As many of us get older we find our memories rustier than they once were. However, for other people, it may be much more serious. Statistics show that as much as 13% of people over the age of 70 develop dementia.
Dementia is not only difficult for those who are suffering from the condition, but also for the family members caring for them. it can be challenging to know what to do, and how to support them best. To help you navigate the challenges of dealing with a loved one here are some of the best tips.
Although it can be difficult to accept that our loved ones are not the same as we once knew them, accepting the changes and being flexible with them are key components of the entire process. Resisting reality will only make things more difficult for everyone. Accept that there will be good days, and there will be bad days. The more open you can be to change, the less difficult each stage of the experience will be as it evolves.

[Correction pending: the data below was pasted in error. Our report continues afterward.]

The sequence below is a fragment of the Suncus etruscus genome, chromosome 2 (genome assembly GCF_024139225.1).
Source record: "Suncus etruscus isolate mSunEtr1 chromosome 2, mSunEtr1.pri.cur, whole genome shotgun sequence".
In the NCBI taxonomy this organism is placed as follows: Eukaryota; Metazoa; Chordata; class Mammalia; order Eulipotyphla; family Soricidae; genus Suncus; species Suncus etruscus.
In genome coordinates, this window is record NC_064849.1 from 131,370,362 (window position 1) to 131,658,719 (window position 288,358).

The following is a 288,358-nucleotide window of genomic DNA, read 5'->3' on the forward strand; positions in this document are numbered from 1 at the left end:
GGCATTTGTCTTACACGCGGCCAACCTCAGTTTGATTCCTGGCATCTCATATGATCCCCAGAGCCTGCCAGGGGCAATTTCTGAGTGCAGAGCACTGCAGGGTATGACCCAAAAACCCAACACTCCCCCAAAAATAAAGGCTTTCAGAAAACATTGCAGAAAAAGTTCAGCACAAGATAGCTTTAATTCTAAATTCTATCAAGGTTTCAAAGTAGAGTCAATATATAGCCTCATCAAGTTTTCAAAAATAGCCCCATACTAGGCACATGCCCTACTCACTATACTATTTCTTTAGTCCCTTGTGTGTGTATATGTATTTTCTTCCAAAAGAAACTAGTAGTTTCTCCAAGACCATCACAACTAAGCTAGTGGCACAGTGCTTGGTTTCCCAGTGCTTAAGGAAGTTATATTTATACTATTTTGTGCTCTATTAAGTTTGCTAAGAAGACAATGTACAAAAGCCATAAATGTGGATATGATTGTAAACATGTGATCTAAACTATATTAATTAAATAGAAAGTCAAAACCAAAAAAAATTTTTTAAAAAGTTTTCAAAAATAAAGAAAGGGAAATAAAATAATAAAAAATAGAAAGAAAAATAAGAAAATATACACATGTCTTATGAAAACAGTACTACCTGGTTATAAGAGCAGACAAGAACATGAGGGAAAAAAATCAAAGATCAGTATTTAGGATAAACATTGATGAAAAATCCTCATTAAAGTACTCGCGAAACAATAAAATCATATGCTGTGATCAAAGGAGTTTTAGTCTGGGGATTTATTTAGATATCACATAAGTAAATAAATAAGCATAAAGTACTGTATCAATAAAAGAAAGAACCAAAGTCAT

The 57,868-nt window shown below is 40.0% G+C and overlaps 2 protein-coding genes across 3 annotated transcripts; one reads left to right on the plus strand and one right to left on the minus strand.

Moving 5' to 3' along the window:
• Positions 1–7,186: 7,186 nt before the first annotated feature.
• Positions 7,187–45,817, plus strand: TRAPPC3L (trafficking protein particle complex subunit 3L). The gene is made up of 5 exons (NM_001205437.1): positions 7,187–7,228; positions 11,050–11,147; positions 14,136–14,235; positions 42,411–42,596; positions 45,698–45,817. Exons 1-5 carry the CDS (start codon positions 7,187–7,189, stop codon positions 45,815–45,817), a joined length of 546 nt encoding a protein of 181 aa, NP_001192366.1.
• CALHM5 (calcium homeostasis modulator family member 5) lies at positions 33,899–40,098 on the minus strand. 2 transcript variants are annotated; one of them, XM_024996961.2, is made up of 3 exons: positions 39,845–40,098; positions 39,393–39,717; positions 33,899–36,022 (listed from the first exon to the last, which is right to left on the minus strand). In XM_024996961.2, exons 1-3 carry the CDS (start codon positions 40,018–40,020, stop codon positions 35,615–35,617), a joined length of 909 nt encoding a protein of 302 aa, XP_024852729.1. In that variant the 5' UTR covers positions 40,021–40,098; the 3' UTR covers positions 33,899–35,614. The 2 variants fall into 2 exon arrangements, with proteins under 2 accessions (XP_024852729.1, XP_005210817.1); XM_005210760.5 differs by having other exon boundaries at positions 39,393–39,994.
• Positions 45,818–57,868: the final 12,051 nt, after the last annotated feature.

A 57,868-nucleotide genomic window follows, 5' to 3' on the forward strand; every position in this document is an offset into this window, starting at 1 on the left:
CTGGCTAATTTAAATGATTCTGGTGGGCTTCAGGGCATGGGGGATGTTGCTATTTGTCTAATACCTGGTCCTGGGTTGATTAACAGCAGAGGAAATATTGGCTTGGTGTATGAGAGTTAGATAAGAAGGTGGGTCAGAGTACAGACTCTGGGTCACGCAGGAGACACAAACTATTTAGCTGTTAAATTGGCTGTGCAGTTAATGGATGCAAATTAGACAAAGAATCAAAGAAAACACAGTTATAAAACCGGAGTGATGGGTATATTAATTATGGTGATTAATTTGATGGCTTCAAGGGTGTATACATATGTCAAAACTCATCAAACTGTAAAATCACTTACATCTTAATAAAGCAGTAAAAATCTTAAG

It will take a considerable amount of patience to get through difficult moments. It’s not uncommon to find yourself impatient, or even angry at times. It’s helpful to equip yourself with self-soothing techniques that keep you calm when you start to feel yourself getting agitated.
One of the best things you can do is remember not to sweat the small stuff. Try to let things go when you can, and always be the bigger person. The more that you take steps to avoid confrontational situations, the more that everyone will benefit in the long run.
Focus on Safety
Your ultimate goal should be to keep your older loved one out of harm’s way. The steps to achieve this can vary depending on your unique situation. Usually, the most common dangers take place in locations like the kitchen, or around dangerous areas of the house like the garage. The more you can think ahead and anticipate safety issues ahead of time, the lesser your chances of something dangerous happening will be.
Think Long Term
When you’re looking after someone with dementia, it’s important to avoid being reactive, and rather focus on what the long-term plan is. Split-second decisions can be tough, especially when you’re emotionally involved. So, the more proactive you can be, the better you can handle situations by considering the big picture.
Ultimately, you must have a positive and patient attitude. Remember, dementia is progressive, so the more you can take steps to accept that the situation can change from one day to the next, the better you’ll be able to navigate moving forward. By anticipating some of the challenges ahead of time, you’ll be less likely to struggle during difficult times.